Friday, November 30, 2007

The Future of DADT

Yale Law Professor Jack Balkin blogs on the future of Don't Ask Don't Tell. If 2008 ends with a Democratic Congress and a Democratic President, as seems very probable, then he thinks it's gone. Barring that, things get a bit more fluid. But one interesting side-story is the potential for a court challenge.

Don't Ask Don't Tell has been upheld thus far in every lower court which has heard it. But these decisions all came in the early-mid 90s, when views on gays hadn't progressed as far as they have today. This wouldn't matter, except that there apparently a case pending now before the 1st Circuit (based out of Boston), a reasonably liberal appellate court which could shake the boat. By itself, this wouldn't do much, but the circuit split would greatly enhance the likelihood of Supreme Court review. In that case, all eyes would be on Justice Kennedy (huge surprise, I know), who has written two straight opinions strongly in favor gay rights (Romer v. Evans and the path-breaking Lawrence v. Texas). Nonetheless, the court is generally far more deferential in cases involving the military, so it really is a toss-up.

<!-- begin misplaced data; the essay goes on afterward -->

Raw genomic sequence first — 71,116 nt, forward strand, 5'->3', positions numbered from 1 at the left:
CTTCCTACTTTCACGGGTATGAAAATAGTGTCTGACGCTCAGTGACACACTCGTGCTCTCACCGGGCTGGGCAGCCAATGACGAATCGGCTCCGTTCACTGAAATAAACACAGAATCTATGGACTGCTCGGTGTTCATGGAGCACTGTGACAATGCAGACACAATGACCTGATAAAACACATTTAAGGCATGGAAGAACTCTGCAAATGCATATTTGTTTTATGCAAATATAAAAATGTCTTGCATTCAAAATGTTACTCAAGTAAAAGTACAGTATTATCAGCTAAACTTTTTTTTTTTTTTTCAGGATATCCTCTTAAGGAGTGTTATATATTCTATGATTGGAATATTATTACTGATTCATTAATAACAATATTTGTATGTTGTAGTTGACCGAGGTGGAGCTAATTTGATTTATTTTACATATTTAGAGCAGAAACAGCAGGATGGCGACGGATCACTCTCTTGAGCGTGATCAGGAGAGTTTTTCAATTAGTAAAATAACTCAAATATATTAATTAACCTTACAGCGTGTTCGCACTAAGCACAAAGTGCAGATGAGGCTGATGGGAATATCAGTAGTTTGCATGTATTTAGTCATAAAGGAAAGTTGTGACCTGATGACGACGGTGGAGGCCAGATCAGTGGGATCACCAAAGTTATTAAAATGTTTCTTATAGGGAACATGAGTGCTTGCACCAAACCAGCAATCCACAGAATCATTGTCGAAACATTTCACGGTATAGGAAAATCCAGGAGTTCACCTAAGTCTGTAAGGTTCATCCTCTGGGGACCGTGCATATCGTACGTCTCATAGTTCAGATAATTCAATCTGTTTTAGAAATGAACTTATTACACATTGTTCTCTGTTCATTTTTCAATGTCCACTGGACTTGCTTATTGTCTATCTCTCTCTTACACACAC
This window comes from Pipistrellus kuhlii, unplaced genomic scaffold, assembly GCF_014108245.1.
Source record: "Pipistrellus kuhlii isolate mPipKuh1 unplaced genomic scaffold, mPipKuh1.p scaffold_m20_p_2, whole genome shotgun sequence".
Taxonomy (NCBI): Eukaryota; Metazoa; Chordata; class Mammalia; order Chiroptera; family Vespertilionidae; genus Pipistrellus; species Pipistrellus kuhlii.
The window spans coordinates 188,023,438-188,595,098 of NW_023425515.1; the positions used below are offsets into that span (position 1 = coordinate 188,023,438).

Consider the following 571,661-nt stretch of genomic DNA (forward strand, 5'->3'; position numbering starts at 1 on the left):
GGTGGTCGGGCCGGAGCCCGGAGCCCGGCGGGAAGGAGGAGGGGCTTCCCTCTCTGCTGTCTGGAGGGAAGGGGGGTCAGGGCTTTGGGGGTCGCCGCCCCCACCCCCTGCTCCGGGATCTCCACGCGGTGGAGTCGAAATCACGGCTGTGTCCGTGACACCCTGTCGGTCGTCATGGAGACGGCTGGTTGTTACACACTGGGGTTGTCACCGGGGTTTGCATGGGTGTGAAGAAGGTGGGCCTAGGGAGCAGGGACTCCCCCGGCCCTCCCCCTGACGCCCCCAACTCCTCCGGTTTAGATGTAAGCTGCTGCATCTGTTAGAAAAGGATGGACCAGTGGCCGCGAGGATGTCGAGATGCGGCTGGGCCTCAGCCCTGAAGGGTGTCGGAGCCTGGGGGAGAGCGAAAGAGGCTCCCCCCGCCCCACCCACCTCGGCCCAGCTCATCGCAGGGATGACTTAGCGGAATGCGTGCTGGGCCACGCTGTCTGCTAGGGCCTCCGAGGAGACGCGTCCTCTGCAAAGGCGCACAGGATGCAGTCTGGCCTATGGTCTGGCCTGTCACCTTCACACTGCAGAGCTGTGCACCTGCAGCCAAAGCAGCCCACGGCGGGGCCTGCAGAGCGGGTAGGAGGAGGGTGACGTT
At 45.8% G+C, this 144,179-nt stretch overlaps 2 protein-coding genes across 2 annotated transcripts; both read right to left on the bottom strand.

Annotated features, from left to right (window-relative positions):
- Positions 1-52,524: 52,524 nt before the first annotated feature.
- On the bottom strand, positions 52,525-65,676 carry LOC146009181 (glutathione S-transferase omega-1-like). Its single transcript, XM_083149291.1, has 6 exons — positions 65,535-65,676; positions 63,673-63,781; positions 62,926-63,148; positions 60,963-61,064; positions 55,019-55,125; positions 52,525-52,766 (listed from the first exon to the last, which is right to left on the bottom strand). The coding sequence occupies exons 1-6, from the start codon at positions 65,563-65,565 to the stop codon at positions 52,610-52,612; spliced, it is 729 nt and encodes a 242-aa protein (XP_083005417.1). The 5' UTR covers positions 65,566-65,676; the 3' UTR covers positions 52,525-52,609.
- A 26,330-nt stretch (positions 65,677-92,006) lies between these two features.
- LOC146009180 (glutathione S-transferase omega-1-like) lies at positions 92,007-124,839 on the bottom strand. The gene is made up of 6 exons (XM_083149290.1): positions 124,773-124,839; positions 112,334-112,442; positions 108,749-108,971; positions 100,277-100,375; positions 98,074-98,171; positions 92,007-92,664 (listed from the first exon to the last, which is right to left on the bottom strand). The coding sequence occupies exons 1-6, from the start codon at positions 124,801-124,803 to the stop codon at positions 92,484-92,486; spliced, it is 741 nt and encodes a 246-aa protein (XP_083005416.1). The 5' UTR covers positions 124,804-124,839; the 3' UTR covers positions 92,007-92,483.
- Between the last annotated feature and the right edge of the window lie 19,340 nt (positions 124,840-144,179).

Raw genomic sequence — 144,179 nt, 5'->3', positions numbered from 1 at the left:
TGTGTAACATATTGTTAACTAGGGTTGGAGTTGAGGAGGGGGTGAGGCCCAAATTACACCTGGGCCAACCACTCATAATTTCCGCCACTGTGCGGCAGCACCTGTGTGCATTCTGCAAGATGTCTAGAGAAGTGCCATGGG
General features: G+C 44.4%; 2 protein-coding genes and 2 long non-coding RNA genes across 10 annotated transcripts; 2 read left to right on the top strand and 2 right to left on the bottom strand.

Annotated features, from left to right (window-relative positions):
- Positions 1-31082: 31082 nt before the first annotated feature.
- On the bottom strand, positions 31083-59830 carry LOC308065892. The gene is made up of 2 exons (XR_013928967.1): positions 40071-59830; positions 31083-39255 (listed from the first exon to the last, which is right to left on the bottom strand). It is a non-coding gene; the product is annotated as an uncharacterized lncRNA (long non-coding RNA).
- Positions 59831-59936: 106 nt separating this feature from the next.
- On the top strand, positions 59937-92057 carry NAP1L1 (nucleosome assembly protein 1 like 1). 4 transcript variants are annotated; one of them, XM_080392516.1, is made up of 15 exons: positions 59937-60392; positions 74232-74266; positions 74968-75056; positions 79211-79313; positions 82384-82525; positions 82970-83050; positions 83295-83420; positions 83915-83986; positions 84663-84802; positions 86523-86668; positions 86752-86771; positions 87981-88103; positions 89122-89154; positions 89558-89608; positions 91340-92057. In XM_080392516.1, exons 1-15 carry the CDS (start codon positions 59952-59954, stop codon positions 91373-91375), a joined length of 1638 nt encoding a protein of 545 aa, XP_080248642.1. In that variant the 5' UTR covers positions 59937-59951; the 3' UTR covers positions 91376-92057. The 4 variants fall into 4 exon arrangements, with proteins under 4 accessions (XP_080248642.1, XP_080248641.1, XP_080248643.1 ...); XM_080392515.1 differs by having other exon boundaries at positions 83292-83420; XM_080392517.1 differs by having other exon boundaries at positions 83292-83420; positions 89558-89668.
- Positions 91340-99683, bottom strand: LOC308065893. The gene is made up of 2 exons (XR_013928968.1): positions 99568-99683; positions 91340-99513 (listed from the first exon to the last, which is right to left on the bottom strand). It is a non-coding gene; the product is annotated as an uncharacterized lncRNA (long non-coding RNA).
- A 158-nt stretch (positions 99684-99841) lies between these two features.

Though the conciliatory side of me wants this decision to be decided by democratic branches, a big part of my heart wants the courts to be the ones to strike down DADT. It really is a gross insult to gay and lesbian Americans, and wildly inconsistent with equality under the law. I want a paper record of America's Justices explaining that very fact, so in future generations people will have something to point to akin to Brown. Lawrence did that to some extent -- but, social controversy aside, court decisions seem to have different moral weight on our descendants than mere legislation.

1 comment:

PG said...

I think the 9-0 in FAIR v. Rumsfeld bodes ill for SCOTUS taking this up. Military service is one of the areas in which we don't have the most obvious kind of ban on sex discrimination (see Rostker v. Goldberg; also the failure to void the ban on women in combat), so I doubt a majority of the Court would see its way to the extended version of sex discrimination that discrimination based on sexual orientation constitutes.